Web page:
And yet Henchard who has a traditional mind chooses to approach this weather-prophet in an attempt to win in business against the modern (Farfrae). The chance of the weather to be “rain and tempest” or good is 50:50, which means only one will prevail in business, either Henchard or Farfrae. It is ridiculed that Henchard “might gamble upon the square green areas of fields as readily as upon those of a card-room. ” The plan to succeed by depending on such forecast, uncertain and fallible is too risky for a man like Henchard, with an established company of his own, to invest a big sum of money to back on bad weather.

Arguably, the probability of a future occurrence can be calculated from past observations of previous similar occurrences or the observations of environment, such as “the sun, moon, and stars … the smell of the herbs;” etc. Still, however, the outcome cannot be known because of our ignorance of the exact causes of a phenomenon, such as the weather. By all means, with Henchard playing a game of chance creates a sense of suspense or wonder to the amateur readers of Hardy’s novels, as to wonder what the weather will turn out to be.

For those who knows Hardy, the good weather which occurs after Henchard’s investment on bad weather just justifies their suspicions of Hardy’s motive – that is chance never sides with Henchard and that he will lose. To cap it all, the use of chance in love, discovery of the goldfinch and forecasting accentuates Hardy’s sense of fatalism towards one’s destiny. Furthermore, the features aforesaid are the agents of Fate and that no miracle (a violation of laws of nature) could stop them. No matter what or how, Henchard suffers from the tampering with the probabilities.

Thus the novel builds the sense of hopelessness in the readers. Accident may be perceived in different ways; which can be seen through the events of the collisions of wagons, weather-forecast seeking and the ‘skimmity-ride’. Readers may take accident literally, whereby a street accident near Bull Stake. That is, the collision of both Henchard and Farfrae companies’ waggons. Surely the crash is purely unintentional, as one of the parties had wronged ‘the strict rule of the road’, but never expecting it. But this accident has led the two victims to a heated argument.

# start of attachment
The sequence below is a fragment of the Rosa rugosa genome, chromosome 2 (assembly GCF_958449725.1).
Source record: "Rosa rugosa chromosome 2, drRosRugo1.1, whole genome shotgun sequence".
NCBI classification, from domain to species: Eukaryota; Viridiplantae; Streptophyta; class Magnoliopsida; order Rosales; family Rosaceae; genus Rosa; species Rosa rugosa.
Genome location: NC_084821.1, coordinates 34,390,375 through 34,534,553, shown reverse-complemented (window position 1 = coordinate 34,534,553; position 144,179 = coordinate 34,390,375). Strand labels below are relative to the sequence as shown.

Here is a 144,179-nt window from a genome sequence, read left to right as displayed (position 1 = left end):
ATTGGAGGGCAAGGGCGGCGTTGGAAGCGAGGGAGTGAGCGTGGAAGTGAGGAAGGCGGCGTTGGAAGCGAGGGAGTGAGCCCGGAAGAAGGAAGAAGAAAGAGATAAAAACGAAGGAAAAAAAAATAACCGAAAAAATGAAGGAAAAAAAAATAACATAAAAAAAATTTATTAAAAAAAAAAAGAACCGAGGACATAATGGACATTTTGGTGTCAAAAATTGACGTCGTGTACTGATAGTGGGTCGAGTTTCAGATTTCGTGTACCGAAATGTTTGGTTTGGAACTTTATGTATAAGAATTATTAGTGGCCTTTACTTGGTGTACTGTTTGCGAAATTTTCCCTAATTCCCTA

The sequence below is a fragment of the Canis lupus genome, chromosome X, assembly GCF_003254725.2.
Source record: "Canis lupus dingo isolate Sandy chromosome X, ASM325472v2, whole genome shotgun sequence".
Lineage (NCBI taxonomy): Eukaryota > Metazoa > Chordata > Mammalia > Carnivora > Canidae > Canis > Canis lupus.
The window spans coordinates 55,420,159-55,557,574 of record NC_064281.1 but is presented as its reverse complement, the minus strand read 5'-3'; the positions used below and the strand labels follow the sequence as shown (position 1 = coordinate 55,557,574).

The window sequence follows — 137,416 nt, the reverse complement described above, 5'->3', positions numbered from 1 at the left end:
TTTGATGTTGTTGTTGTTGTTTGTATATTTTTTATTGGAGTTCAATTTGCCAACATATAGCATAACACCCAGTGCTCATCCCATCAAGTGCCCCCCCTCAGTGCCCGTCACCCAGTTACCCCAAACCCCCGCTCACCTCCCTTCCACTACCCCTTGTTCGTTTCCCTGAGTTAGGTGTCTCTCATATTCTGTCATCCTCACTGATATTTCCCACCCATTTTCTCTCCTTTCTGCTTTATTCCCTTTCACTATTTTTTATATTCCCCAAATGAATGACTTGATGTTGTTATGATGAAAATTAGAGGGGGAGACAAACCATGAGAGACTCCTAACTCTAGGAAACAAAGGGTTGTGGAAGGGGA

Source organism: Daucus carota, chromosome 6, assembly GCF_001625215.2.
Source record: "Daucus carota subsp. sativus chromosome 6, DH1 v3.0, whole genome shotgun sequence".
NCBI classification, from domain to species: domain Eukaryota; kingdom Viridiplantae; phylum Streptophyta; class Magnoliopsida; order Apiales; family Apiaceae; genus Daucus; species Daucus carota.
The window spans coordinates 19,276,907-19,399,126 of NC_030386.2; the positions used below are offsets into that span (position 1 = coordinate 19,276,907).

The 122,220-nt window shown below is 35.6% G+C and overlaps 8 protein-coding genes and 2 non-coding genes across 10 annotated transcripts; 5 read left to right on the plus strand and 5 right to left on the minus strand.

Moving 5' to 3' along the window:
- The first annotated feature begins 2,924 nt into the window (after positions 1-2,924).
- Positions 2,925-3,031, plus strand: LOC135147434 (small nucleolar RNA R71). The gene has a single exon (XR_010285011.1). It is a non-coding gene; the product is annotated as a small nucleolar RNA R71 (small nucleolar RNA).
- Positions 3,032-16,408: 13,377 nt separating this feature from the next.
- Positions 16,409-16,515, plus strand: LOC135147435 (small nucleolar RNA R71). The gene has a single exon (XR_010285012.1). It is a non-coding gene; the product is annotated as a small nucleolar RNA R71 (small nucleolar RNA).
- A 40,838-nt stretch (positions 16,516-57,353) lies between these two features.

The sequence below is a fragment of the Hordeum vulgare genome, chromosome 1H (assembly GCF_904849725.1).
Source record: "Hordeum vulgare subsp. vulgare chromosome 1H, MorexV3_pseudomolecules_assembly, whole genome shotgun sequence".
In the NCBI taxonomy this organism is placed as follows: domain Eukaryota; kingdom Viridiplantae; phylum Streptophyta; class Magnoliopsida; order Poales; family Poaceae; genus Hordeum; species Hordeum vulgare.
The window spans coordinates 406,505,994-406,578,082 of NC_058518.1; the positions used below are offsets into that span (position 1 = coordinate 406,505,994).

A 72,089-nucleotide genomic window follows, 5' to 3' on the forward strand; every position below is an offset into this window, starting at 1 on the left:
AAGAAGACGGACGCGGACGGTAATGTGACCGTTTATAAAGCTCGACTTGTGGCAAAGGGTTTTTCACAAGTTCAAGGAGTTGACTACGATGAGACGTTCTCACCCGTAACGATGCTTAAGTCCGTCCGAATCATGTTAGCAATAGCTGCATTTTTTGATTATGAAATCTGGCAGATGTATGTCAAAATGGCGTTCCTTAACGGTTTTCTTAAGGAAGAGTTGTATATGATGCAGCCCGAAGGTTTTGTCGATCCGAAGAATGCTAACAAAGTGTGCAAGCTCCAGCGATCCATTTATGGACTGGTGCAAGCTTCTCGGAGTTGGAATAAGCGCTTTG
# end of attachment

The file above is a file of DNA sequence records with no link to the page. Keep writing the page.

This therefore represents conflict between Henchard and Farfrae thus bringing in the concept of drama. In addition, Hardy incorporated this unexpected event so as to add the surprising effect of the novel, apart from firing up conflict between the characters of the novel; and thus fulfilling the novel’s criterion as a drama. To take the meaning of this collision of waggons to another perspective is that it symbolizes the clash of rustic and industrialization. Henchard, on one hand, practices traditional methods in handling his hay and corn business whilst Farfrae uses modern technology in his.

Hardy has a knack for pairing two distinctive features in one novel, such as modernism and traditionalism itself, and he is well credited for it. By using dualism in this novel it creates the theme of the novel – the clash of two lifestyles and that the rustic life giving way to modernism. It highlights the outlook of English evolution during the reign of Industrialism in the 1840s. All in all, “The Mayor of Casterbridge” is a wholesome book in my opinion because it merely not describing the scuffles in a hamlet, it presents us the bigger picture of a human’s life.

Accident may also be considered as a misfortune; unfortunate for Henchard to meddle with such occult activity as weather-forecasting. The act of Henchard seeking ‘Wide-oh’ to get a glimpse of future, that is to know whether the weather will be fine or not, metaphorically means that he seeks his own misfortune for meddling with uncertainty and possibilities. He may be excused however, for he has a traditional mind in believing such divination. But when he plays with these, he himself is being played by Fate.

Fate uses uncertainties like the motion of “clouds, the winds, the trees, and grass, the candle-flame and swallows” and sinister or wretched like “the cats’ eyes, the ravens, the leeches, the spiders, and the dungmixen” as its tools to torture Henchard. Hardy’s choice of words above creates the intended effect to the readers, which is to feel uneasy of Henchard’s decision to ask of his fortune. Evidently, when he has invested heavily for a bad weather, the opposite occurs. To Henchard, it is an irony for the weather to turn out unlike it is divined to, and it greatly harms his business.

It is an unexpected and undesired result to happen, for the readers, which it is called as an accident. The death of Lucetta is an unintentional effect of the procession of ‘skimmity-ride’. The objective of this ‘skimmington-ride’ organized by the rustics such as Jopp, Longways, Madam Cuxsom and Charl, is merely to bring shame of two high-positioned persons in Casterbridge, Lucetta Templemen and Michael Henchard. Accidentally, Lucetta falls ill and consequently dies, as the result of her vulnerability and that she ‘cannot bear much’.

It could be said that the ‘thick-skinned rustics’ in this village have a role in bringing down those higher-positioned than them, or that the community has power over an individual. Although Hardy might not be a moralist, this accident holds a moral value that unity is powerful. In another point of view; a mere ‘skimmity-ride’ bringing the ‘coquette’ Lucetta to death, the accident itself, is humorous. The overreaction by her is just comical; whimpering over trivial things: ‘even to the parasol’. This sentence, ‘She stood motionless for one second – then fell heavily to the floor’ in ‘epileptic seizure’ gives the idea of a melodrama.